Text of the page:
Okay, so it's not quite as easy as fitting one of the growing number of single-sided or pedal-based power meters, and swapping between bikes is obviously a drawback of a crank-based power meter, but if you only want or need power measuring on one bike, it's not a problem.

There's never a need to calibrate; the PowerBox has an Auto Zero function so you don't have to manually zero offset it before a ride, and it does this every time you stop pedalling for three seconds. The power meter goes to sleep when not in use and wakes up within a couple of pedal revolutions. You can also change the chainrings without affecting the calibration. An integrated accelerometer provides cadence data so no attaching magnets needed.

> Buyer's Guide: How to choose a cycling power meter

FSA makes excellent chainrings and they presented no issues on the SRAM Red-equipped bike I used for testing the PowerBox. The 7075 aluminium chainrings, compatible with 10 and 11-speed Shimano and SRAM groupsets and 10-speed Campagnolo, provided excellent shift quality – smooth and precise at all times. As well as the compact 50/34t tested here, FSA offers 53/39 and 52/36 options, using the same 110mm BCD (bolt circle diameter).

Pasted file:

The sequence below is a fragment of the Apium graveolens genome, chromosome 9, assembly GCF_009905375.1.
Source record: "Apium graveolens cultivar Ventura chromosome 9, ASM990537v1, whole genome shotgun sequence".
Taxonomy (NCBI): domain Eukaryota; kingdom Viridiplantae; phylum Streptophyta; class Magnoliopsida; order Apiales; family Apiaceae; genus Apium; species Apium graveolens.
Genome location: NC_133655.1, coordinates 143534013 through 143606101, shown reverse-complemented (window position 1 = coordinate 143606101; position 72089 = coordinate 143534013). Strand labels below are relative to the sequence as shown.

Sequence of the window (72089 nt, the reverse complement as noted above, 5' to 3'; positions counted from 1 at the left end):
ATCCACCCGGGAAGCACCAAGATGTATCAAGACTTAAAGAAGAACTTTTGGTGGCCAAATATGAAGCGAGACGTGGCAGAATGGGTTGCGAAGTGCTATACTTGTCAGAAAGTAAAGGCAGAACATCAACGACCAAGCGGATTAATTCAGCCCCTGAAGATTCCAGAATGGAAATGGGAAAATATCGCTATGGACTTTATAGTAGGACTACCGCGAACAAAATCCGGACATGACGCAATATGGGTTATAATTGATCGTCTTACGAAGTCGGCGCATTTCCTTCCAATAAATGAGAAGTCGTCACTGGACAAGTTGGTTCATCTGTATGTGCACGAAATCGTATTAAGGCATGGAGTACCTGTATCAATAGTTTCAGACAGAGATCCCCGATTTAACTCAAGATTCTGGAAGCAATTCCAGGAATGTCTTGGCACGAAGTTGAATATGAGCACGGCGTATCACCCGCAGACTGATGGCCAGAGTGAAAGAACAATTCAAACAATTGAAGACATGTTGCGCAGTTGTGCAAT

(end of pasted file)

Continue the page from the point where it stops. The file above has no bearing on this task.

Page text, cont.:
Any issues? None whatsoever. Performance was superb. Being critical, the PowerBox in this aluminium guise is no featherweight: the driveside crank is 669g. The carbon PowerBox drops that weight down to 585g but it's nearly double the price, so unless you're a weight weenie I'd stick with the alloy version.

But when it comes to price, the PowerBox has its rivals licked. An SRM is going to set you back £1,800, Pioneer's Dual Leg power meter is £1,100 and the Verve Infocrank is £1,149. The Quarq DZero 11R comes close at £693 but that doesn't include chainrings. So £600 for the power meter and chainrings represents a good buy. And a bit of shopping around reveals it can be had for less.